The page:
At the Falcon Hotel on the Lincolnshire coast, men from a nearby RAF airbase are planning to spend the weekend with their wives. Patricia Graham, an actress from London, has something to tell her husband Teddy, who is a bomber pilot. The situation is complicated when Peter Kyle, a Hollywood film star, arrives at the hotel, and Teddy is sent out on a night raid over Germany. Patricia is torn between a rekindled old flame and loyalty to the husband who relies on her for support.
Patricia and Peter had a love affair before she met Teddy, but she left because Peter was not free to marry her. Patricia married Teddy after a “whirlwind wartime romance” while he was on a week’s leave. She does not know her husband very well, and she was still in love with Peter when they wed. She reconnected with Peter in London and now plans to tell Teddy she is leaving him, but she is annoyed by Peter’s unexpected arrival at the hotel. Peter tells her that his career is waning as he gets older and that he needs her.
Teddy’s tail gunner Dusty Miller is awaiting his wife Maudie, who is late. Maudie only has a short time off from the laundry where she has had to work since the war began. She was bombed out of their home in the Blitz, but she says matter-of-factly: “…there’s a war on, and things have got to be a bit different, and we’ve just got to get used to it – that’s all.”
Doris waits for her husband Count Skriczevinsky, a Polish pilot serving with the Royal Air Force. His wife and son were killed by the Nazis, and he came to Britain, despite his poor command of the English language, to join the war against Germany. Doris met him while working as a barmaid, and though she is now his Countess, she worries about what will happen when the war is over and he is able to return to Poland.
Also present at the hotel are the proprietor, Mrs. Oakes; Percy, a young waiter who is interested in RAF operations; and an airman named Corporal Wiggy Jones.
Soon after everyone has arrived, Squadron Leader Swanson summons the men back to base for an unscheduled night operation, and their wives are left behind to await their return. Swanson, who is affectionately called “Gloria” by Teddy, remains at the hotel. As Patricia and Swanson look out at the flare path from the hotel window, one of the planes is destroyed on takeoff by the Luftwaffe. Doris and Maudie come downstairs while Swanson calls the airfield and learns that the plane did not belong to any of their husbands.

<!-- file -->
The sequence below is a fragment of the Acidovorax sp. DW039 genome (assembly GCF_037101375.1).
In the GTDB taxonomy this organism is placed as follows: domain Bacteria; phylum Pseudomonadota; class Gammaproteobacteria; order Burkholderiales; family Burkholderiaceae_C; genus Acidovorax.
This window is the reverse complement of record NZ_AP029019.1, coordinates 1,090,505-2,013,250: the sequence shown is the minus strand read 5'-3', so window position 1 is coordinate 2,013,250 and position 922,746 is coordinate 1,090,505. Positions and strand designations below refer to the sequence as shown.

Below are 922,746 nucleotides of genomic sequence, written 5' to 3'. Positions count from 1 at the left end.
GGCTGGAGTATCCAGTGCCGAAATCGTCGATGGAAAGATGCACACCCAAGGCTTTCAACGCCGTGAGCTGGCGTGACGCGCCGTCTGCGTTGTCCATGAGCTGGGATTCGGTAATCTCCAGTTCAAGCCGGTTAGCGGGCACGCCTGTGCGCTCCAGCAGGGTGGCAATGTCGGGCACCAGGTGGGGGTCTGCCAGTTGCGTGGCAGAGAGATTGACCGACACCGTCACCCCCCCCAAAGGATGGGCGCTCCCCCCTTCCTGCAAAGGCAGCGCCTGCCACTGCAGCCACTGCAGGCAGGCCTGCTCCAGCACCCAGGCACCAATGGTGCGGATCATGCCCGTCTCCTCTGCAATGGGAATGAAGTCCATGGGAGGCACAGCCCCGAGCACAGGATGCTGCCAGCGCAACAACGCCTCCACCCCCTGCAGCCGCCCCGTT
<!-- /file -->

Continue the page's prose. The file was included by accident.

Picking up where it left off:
At 5:30 a.m., Teddy and Dusty return from the mission, but Count Skriczevinsky is missing in action. Teddy confesses to Patricia that he’s losing his nerve. His plane was hit and he was responsible for bringing his six crewmen back home. He knew his crew trusted him but he was terrified, and he tells Patricia she was the only thing that kept him going. Patricia has a change of heart and decides to stay with Teddy. She tells Peter, “I used to think that our private happiness was something far too important to be affected by outside things, like war or marriage vows…” but that “beside what’s happening out there; … it’s just tiny and rather – cheap – I’m afraid.”
Doris asks Peter to translate a letter written in French that the Count left for her in case anything happened to him. In the letter, the Count says he loves her and wishes he could have taken her to Poland after the war. Doris asks if Peter made that part up, but Peter tells her he did not. Peter intends to tell Teddy everything but changes his mind and departs. Count Skriczevinsky returns safely and is reunited with Doris.
Memories, Letters and Publicity
To that end he adapted a mains-powered reel-to-reel tape recorder for battery use and off we went to an airshow where the Battle of Britain Historic Flight’s Avro Lancaster four-engined heavy bomber was due to fly her display.
He captured the unforgettable sound of those Merlin engines and, back at the theatre, vanished into the dusty recesses of the auditorium roof to install four huge loudspeakers. Once they were wired back to the control room, he treated us all not just to the hair-raising thunder of that bomber but – by deft use of the mixing desk he’d built some years before which could feed each speaker in turn – the extraordinary “quadrophonic” impression that the old girl was actually flying a circuit around the Grange itself as we were sitting in the auditorium.
The show is well-known to people of a “certain age” who had been through the war and we were privileged to have a number of them at almost every performance. Graham’s tour de force was so successful that invariably they were reduced to tears by their own memories. They were not alone . . .